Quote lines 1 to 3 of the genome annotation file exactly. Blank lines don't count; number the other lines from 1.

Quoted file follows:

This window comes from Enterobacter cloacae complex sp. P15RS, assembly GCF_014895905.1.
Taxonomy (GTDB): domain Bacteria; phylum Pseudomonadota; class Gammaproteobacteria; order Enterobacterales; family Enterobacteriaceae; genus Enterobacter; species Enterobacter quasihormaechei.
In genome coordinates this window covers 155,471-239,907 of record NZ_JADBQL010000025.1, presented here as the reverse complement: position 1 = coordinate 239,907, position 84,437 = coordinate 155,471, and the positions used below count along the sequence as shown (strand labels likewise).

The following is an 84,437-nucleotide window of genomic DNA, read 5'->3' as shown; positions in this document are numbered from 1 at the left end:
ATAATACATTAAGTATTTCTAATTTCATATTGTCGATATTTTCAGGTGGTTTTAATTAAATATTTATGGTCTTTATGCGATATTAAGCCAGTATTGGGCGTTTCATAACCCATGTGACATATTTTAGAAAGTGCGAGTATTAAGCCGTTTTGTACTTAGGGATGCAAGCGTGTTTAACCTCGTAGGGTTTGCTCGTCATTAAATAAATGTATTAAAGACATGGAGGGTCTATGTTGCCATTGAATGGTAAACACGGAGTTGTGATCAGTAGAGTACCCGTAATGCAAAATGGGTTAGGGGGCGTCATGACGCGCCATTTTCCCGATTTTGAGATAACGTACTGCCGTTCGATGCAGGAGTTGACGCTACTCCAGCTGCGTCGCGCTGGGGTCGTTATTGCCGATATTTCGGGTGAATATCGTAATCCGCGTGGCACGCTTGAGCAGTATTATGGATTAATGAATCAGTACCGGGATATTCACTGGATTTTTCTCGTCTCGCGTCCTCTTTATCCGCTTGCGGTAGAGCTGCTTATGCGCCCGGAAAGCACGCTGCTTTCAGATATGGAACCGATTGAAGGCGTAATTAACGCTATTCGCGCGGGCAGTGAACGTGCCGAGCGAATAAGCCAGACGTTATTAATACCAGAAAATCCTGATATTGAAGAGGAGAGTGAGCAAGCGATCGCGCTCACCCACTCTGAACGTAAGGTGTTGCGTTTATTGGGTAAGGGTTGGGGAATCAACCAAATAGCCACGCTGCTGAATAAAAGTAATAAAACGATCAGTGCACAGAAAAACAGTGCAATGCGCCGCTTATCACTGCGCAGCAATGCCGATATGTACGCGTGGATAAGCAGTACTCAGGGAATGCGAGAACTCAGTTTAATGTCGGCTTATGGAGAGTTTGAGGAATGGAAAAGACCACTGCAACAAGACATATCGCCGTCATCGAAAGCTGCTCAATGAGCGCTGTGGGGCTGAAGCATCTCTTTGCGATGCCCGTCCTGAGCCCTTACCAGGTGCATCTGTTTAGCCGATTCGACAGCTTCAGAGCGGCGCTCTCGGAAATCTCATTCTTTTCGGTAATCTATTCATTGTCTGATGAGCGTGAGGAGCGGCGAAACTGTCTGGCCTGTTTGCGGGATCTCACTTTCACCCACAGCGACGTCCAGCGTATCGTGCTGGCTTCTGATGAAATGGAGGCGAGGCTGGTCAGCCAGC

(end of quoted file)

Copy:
This window comes from Enterobacter cloacae complex sp. P15RS, assembly GCF_014895905.1.
Taxonomy (GTDB): domain Bacteria; phylum Pseudomonadota; class Gammaproteobacteria; order Enterobacterales; family Enterobacteriaceae; genus Enterobacter; species Enterobacter quasihormaechei.
In genome coordinates this window covers 155,471-239,907 of record NZ_JADBQL010000025.1, presented here as the reverse complement: position 1 = coordinate 239,907, position 84,437 = coordinate 155,471, and the positions used below count along the sequence as shown (strand labels likewise).